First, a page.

If the Assembly of the Special Ward Mayors agree, the Tokyo Metropolitan government plans to sign an agreement with Miyagi Prefecture. The Tokyo government signed the similar agreement on September 30 with Iwate Prefecture, and has announced that 500,000 tonnes of debris from Iwate and Miyagi will be accepted in Tokyo in two and a half years until March 2014.

Listening to the residents is as democratic as listening to the residents when a nuclear power plant is being planned; the meetings will be filled with government shills who will support the idea while expressing some concern for the safety. A farce.

Governor Ishihara is also calling the prime minister of Japan "incompetent" over the prime minister's inability, in his view, to explain the difference between the disaster debris and the radioactive debris. (From Sankei Shinbun 11/8/2011 article; Sankei is a paper whose editorial include gems like "Let's share the pain".)

Here's where Onagawa-machi, Miyagi Prefecture is located on Professor Hayakawa's map (blue circle):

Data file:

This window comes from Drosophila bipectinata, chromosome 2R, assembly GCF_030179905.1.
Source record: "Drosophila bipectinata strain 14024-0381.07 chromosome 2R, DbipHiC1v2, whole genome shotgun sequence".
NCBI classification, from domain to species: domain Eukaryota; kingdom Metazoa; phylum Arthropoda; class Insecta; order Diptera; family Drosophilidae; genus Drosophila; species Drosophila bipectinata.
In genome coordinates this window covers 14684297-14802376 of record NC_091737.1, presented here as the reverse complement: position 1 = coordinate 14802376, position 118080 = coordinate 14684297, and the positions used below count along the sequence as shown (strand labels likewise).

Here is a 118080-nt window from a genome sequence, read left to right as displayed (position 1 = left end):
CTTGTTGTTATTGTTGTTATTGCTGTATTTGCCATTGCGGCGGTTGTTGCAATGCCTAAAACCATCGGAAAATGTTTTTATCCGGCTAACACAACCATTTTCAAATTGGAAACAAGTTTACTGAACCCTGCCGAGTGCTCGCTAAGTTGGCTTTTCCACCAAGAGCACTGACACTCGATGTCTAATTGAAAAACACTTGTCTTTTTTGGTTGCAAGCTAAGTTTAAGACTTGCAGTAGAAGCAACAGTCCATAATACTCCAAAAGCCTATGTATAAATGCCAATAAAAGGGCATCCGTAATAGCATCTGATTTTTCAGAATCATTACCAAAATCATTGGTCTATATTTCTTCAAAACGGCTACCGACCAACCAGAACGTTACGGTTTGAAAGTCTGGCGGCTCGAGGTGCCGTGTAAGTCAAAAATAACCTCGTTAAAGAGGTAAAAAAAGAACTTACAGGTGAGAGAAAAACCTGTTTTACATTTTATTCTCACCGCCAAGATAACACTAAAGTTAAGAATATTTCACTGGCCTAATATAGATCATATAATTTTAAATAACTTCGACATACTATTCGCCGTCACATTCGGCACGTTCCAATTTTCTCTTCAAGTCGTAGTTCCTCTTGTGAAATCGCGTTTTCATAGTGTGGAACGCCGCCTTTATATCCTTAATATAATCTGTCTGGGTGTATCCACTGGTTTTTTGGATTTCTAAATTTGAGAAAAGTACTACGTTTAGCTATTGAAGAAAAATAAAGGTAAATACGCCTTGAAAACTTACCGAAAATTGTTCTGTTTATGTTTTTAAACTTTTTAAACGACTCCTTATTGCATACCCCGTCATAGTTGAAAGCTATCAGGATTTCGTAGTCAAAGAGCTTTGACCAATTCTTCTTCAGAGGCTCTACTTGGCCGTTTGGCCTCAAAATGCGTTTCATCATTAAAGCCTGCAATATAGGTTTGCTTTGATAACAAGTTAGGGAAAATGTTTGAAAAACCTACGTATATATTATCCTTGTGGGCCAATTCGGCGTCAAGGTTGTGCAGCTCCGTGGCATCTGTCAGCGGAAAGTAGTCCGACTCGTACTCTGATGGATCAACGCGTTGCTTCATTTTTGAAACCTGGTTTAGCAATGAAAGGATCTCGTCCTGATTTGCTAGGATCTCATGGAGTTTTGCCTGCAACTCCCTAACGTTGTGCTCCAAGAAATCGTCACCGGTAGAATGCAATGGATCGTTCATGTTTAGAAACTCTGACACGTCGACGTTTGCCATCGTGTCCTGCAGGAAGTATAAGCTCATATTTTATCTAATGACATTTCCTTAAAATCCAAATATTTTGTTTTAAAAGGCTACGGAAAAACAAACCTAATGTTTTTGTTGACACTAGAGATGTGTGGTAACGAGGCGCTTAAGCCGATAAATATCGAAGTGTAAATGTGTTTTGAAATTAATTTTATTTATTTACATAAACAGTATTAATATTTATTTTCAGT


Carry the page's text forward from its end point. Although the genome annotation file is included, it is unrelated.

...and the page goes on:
Anonymous said...

Less hope every day. I cannot even imagine how things will be in Japan next year... my relatives and friends there...

no6ody said...

It seems to me that 'they' are shipping slightly radioactive debris a very long way. Are they going to use the debris to dilute the more radioactive stuff? Or is this just another way of funneling money into 'loose nukes' Tepco? Why must they incinerate this stuff near a city of thirty million? The corruption is heartbreaking.

Anonymous said...

no6ody,,, yur righttt!! funneling money , yessss.! corruption,

selfish way, murderer,

Greyhawk said...

The people who run TEPCO and the people in the Japanese governments seem to think radiation is not deadly, that it dose not maim and kill. This baffles me. What is wrong with them? I just do not understand.

Anonymous said...

laprimavera, you don't even need to show Hayakawa's map. MEXT map already shows Onagawa as more contaminated.

Anonymous said...

It is asad thing, but tokyo is the biggest consumer of nucleur energy, esp what came from fukushima and thus must take its share, what saddens me is the manner in which this is done.